Why is it important: Modern computers are based on semiconductors, in part because they can direct current in one direction. To do this in a superconductor has been considered impossible for more than a century, but researchers from the Netherlands have found a way. The discovery could make computers hundreds of times faster than they are now.

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This week, Delft University of Technology researchers published paper on how they achieved unidirectional superconductivity. This could allow computers to replace semiconductors with superconductors, which can conduct current indefinitely without losing energy, potentially increasing the speed of computers by orders of magnitude.

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According to Associate Professor Mazhar Ali, computers based on superconductors can reach speeds up to terahertz. Superconductivity may not be suitable for consumer computers any time soon, but Ali believes that server farms and supercomputers can implement it.

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Ali (center) with fellow researchers Dr. Yaojia Wang (left) and Dr. Heng Wu (right)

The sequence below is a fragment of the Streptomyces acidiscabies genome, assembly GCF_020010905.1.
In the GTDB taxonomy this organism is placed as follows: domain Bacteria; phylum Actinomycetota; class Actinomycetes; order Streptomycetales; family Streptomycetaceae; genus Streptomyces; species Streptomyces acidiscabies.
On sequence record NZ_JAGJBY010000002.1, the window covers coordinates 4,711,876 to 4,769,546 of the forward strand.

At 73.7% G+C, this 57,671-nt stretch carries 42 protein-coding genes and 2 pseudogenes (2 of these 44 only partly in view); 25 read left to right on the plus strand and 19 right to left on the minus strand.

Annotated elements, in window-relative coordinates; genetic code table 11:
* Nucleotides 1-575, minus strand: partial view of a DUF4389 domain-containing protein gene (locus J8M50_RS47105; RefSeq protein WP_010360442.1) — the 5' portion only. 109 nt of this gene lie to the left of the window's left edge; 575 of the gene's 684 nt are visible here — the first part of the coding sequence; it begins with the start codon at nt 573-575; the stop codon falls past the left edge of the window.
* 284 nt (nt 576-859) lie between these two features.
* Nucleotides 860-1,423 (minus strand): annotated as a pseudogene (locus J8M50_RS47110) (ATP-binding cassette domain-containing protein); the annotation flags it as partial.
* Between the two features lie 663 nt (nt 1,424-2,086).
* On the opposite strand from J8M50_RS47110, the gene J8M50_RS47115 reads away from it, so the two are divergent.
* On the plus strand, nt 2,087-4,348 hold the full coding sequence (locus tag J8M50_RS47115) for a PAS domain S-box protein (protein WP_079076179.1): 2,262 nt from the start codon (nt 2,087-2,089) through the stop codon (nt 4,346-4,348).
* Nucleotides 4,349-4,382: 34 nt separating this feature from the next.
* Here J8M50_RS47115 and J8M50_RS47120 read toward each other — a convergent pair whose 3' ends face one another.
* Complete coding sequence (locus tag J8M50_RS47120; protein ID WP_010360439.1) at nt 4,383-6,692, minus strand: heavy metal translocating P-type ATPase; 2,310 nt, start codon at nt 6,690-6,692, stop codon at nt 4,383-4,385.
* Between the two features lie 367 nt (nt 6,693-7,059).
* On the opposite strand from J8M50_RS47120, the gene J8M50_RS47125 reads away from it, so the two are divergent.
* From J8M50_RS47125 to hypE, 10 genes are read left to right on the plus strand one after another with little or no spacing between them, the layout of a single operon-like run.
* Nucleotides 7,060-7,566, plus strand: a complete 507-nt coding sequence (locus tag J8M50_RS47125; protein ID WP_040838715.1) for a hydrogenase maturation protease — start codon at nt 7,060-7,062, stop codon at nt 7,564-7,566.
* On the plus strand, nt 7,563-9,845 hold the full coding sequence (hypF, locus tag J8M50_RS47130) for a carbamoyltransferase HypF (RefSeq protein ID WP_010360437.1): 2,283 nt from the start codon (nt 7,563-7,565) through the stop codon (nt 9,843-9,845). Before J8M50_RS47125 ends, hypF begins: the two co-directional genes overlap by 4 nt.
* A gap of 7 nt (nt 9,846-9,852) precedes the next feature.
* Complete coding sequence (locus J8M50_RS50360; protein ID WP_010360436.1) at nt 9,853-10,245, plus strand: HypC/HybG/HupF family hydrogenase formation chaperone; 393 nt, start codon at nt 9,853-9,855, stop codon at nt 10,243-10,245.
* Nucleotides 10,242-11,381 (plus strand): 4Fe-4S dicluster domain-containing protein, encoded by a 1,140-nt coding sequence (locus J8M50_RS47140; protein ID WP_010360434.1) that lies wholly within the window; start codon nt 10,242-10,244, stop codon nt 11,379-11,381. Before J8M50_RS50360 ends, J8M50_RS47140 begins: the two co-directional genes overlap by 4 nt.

Normally, currents pass through superconductors without any resistance, making it impossible to stop or direct their flow. Ali He speaks his group was able to do this by placing quantum material between two semiconductors.

However, the research team has only tested the method at extremely low temperatures so far. Until now, any superconductor-based system using this process would have been extremely sensitive to heat. Ali’s team plans to test whether this method can work at temperatures above 77 kelvins (about -321 Fahrenheit), after which computers can use these superconductors with liquid nitrogen cooling. The next step is to figure out how to produce enough superconductors for the chip.

(In)possibility of using superconductivity

In the 20th century and beyond, no one could overcome the barrier that causes superconducting electrons to move in only one direction, which is a fundamental property required for computing and other modern electronics (remember, for example, diodes that also move in one direction). In normal conduction, electrons fly as separate particles; in superconductors they move in pairs of two without loss of electrical energy. In the 70s, IBM scientists tried the idea of ​​superconducting computing, but they had to stop their efforts: in their articles on this topic, IBM mentions that without nonreciprocal superconductivity, a computer running on superconductors is impossible.